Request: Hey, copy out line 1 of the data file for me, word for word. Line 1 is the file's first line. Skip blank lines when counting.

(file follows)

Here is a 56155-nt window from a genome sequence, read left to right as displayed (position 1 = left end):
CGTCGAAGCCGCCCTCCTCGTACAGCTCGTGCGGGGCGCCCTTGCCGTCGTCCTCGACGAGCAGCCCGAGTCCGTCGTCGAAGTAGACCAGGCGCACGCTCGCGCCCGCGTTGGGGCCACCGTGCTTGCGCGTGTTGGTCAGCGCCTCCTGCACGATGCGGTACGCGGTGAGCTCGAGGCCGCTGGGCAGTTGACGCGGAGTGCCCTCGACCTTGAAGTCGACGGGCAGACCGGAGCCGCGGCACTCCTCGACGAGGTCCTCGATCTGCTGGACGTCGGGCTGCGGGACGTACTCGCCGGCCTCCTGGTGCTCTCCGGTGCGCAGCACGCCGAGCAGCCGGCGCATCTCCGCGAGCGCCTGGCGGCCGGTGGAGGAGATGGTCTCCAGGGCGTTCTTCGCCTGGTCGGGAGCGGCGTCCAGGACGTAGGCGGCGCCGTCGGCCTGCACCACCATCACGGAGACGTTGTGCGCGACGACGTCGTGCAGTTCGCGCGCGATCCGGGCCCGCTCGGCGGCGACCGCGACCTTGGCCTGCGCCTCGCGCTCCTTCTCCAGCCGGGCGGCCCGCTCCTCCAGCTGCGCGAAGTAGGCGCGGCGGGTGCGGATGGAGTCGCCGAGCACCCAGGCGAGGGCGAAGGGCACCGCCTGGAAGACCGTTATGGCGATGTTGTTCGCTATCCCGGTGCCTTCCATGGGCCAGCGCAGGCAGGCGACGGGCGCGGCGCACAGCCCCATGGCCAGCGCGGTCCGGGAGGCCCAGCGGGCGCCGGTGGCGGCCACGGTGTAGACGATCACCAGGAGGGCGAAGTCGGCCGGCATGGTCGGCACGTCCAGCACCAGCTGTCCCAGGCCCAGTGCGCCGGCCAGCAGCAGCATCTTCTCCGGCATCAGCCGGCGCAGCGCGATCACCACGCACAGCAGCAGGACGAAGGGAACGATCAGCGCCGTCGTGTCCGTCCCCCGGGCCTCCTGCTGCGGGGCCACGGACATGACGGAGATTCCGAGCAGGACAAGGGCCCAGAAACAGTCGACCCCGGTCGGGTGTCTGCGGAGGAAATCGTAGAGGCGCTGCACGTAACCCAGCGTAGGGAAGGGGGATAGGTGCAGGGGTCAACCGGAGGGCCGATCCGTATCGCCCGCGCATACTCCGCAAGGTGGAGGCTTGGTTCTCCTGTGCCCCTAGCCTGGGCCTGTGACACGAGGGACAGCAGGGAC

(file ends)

Here is a 56155-nt window from a genome sequence, read left to right as displayed (position 1 = left end):